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Eberly College of Arts and Sciences


World Languages, Literatures and Linguistics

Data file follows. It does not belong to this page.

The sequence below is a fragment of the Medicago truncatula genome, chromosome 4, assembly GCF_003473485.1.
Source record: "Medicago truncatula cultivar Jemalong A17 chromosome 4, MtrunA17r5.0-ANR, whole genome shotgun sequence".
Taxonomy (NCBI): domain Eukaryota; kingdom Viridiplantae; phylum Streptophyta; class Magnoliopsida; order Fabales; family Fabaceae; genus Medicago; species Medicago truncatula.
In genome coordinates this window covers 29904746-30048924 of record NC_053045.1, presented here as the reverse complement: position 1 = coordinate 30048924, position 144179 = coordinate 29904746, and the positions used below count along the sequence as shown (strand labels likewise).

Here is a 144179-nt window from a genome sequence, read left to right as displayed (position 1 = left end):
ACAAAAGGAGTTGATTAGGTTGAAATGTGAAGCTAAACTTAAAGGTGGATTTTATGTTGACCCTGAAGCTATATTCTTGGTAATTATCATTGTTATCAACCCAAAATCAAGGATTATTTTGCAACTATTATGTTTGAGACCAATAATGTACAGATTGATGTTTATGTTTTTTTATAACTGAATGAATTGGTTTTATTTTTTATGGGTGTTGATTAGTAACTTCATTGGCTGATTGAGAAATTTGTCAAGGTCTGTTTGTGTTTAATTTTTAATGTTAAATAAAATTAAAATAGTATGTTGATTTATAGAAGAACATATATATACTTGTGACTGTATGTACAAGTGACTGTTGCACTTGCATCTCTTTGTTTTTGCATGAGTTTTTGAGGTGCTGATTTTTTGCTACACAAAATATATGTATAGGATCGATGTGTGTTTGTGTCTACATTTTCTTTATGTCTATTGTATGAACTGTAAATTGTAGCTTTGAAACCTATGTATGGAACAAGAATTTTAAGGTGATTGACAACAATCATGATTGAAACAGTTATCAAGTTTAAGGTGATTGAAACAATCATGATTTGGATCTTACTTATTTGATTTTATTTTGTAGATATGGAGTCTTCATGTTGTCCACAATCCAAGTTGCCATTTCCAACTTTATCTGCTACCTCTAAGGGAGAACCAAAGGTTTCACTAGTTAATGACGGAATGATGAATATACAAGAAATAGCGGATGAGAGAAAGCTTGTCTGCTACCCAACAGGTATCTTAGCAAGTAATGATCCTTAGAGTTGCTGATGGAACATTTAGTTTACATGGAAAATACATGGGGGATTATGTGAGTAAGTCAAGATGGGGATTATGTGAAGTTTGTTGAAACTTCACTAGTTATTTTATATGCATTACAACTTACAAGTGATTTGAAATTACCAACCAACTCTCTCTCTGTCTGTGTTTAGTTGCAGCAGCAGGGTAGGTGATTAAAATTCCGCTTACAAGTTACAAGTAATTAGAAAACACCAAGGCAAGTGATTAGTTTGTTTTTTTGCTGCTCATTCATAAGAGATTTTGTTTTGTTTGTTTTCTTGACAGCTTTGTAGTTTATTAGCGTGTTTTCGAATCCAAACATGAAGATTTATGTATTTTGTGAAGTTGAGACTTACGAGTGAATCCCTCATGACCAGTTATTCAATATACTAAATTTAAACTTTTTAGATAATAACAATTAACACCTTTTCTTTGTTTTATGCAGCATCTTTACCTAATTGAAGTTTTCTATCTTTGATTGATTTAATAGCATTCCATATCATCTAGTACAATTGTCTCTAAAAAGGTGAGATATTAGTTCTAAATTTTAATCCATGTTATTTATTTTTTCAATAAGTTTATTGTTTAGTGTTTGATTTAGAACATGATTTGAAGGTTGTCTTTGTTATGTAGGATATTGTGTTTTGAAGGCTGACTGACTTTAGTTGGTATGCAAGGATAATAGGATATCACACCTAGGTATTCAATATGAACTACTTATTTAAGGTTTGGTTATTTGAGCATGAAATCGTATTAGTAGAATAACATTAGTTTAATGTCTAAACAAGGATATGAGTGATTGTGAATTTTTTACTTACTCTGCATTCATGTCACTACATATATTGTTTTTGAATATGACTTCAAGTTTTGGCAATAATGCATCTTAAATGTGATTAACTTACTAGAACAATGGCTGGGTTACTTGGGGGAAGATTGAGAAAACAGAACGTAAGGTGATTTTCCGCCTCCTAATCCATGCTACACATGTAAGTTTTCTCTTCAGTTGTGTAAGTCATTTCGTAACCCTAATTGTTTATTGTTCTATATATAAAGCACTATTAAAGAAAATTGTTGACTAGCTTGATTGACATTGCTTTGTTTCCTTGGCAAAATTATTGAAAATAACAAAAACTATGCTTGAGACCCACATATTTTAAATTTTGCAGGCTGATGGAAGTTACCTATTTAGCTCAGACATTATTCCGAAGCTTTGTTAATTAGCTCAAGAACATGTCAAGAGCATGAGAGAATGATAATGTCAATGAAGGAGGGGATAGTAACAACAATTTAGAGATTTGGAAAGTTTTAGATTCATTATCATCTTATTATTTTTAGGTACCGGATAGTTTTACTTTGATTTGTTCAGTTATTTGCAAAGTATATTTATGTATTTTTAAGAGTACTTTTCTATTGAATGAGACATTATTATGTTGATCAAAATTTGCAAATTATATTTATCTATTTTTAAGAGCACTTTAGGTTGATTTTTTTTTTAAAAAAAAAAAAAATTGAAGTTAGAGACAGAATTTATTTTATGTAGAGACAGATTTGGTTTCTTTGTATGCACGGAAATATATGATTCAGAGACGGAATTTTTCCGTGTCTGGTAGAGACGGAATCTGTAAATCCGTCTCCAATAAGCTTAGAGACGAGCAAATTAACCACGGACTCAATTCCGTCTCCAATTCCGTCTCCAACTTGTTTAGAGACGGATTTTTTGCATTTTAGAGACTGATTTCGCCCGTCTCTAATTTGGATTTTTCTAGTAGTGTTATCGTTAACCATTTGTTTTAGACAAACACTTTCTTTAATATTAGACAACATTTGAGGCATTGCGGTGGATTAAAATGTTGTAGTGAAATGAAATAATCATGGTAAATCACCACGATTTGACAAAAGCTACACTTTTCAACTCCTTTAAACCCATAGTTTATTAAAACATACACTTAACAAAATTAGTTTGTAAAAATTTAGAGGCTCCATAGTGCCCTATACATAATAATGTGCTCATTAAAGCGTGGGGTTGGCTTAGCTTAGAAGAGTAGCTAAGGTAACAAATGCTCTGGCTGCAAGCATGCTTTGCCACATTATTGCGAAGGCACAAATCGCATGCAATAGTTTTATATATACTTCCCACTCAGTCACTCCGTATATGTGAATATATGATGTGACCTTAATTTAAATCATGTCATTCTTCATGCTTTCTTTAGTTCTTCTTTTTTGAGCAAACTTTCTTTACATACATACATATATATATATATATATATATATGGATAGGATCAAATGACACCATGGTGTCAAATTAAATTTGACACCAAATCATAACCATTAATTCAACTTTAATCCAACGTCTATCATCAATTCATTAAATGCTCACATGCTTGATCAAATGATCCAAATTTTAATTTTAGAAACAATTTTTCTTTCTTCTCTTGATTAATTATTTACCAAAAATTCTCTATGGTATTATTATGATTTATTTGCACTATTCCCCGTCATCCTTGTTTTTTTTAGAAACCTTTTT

THIS PAPER DESCRIBES THE CONSTRUCTION AND analysis of a corpus of harmonic progressions from 12-bar blues forms included in the jazz repertoire collection The Real Book. A novel method of coding and analyzing such corpus data is developed, with a notion of ‘‘possible harmonic change’’ derived from the corpus and logit mixed-effects regression models that describe the difference between actually occurring harmonic events and possible but non-occurring ones in terms of various sets of theoretical constructs. Models using different sets of constructs are compared using the Bayesian Information Criterion, which assesses the accuracy and efficiency of each model. The principal results are that: (1) transitional probabilities are better modeled using root-motion and chord-frequency information than they are using pairs of individual chords; (2) transitional probabilities are better described using a mixture model intermediate in complexity between a bigram and full trigram model; and (3) the difference between occurring and non-occurring chords is more efficiently modeled with a hierarchical, recursive context-free grammar than it is as a Markov chain. The results have implications for theories of harmony, composition, and cognition more generally.

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